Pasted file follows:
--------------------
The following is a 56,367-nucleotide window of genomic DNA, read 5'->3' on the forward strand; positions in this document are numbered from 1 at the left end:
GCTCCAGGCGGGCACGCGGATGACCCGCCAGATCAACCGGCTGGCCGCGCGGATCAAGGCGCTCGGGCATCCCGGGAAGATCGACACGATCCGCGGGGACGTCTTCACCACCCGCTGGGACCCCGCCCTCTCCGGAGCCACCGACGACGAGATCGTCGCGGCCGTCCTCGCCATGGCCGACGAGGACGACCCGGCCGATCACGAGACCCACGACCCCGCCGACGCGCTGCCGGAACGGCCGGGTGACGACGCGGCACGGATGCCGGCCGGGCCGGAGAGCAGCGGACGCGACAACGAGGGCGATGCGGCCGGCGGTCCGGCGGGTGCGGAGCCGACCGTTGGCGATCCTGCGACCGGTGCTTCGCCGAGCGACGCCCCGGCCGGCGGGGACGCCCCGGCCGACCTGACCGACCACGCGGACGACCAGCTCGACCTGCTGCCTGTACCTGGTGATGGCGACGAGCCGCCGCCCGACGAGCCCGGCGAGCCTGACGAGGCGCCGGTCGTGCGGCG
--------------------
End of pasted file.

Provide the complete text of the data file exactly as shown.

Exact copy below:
The following is a 56,367-nucleotide window of genomic DNA, read 5'->3' on the forward strand; positions in this document are numbered from 1 at the left end:
GCTCCAGGCGGGCACGCGGATGACCCGCCAGATCAACCGGCTGGCCGCGCGGATCAAGGCGCTCGGGCATCCCGGGAAGATCGACACGATCCGCGGGGACGTCTTCACCACCCGCTGGGACCCCGCCCTCTCCGGAGCCACCGACGACGAGATCGTCGCGGCCGTCCTCGCCATGGCCGACGAGGACGACCCGGCCGATCACGAGACCCACGACCCCGCCGACGCGCTGCCGGAACGGCCGGGTGACGACGCGGCACGGATGCCGGCCGGGCCGGAGAGCAGCGGACGCGACAACGAGGGCGATGCGGCCGGCGGTCCGGCGGGTGCGGAGCCGACCGTTGGCGATCCTGCGACCGGTGCTTCGCCGAGCGACGCCCCGGCCGGCGGGGACGCCCCGGCCGACCTGACCGACCACGCGGACGACCAGCTCGACCTGCTGCCTGTACCTGGTGATGGCGACGAGCCGCCGCCCGACGAGCCCGGCGAGCCTGACGAGGCGCCGGTCGTGCGGCG